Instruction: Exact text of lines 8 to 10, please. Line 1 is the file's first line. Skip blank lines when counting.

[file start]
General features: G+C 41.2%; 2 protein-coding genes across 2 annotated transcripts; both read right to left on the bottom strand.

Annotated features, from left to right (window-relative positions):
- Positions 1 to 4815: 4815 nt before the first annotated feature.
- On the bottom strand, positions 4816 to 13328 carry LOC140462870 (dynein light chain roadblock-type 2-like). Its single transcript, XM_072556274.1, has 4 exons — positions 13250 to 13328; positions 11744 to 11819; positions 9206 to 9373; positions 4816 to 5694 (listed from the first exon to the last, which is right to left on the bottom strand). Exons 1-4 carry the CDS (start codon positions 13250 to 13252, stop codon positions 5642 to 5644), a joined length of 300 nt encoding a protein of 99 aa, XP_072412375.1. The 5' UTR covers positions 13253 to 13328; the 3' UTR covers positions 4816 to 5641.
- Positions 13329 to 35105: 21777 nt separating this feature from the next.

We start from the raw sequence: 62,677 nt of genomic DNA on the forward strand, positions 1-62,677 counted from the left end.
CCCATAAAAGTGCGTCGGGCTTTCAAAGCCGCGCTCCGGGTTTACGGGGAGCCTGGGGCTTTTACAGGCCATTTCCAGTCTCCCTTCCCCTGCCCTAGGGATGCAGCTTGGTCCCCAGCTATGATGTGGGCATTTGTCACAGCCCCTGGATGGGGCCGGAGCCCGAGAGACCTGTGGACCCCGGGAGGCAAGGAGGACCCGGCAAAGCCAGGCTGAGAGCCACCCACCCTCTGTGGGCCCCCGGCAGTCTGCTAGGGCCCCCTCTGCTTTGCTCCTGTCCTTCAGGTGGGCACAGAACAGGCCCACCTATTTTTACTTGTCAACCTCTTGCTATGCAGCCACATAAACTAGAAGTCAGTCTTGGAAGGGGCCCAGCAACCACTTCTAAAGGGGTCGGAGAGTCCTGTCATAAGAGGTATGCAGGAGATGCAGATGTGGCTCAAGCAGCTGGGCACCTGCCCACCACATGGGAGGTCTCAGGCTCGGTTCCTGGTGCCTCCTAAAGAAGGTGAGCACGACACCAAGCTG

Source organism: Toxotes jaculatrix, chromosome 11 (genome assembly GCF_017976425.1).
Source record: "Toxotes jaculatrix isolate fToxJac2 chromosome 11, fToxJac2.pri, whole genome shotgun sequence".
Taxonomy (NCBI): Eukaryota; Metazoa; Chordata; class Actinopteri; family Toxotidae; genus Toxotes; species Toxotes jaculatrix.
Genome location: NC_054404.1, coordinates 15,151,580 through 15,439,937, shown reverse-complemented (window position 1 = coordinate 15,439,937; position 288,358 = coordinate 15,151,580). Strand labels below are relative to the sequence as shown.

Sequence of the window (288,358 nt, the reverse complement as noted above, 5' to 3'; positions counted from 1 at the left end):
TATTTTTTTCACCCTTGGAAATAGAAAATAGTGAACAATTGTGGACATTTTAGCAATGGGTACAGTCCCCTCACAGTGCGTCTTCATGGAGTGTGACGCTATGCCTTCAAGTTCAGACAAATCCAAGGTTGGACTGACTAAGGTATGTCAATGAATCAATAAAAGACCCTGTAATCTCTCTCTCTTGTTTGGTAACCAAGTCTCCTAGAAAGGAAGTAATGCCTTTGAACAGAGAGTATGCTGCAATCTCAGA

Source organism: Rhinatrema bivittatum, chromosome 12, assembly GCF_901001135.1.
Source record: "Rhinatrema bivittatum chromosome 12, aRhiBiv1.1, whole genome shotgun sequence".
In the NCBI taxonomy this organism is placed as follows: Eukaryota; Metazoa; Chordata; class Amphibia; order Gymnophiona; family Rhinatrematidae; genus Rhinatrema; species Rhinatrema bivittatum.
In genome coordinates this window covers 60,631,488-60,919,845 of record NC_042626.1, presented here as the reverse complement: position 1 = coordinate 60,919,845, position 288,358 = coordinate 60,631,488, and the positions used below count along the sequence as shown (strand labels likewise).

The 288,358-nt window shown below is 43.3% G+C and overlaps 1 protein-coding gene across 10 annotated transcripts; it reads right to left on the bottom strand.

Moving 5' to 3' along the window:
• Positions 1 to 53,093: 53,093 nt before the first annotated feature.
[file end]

Source organism: Toxotes jaculatrix, chromosome 11 (genome assembly GCF_017976425.1).
Source record: "Toxotes jaculatrix isolate fToxJac2 chromosome 11, fToxJac2.pri, whole genome shotgun sequence".
Taxonomy (NCBI): Eukaryota; Metazoa; Chordata; class Actinopteri; family Toxotidae; genus Toxotes; species Toxotes jaculatrix.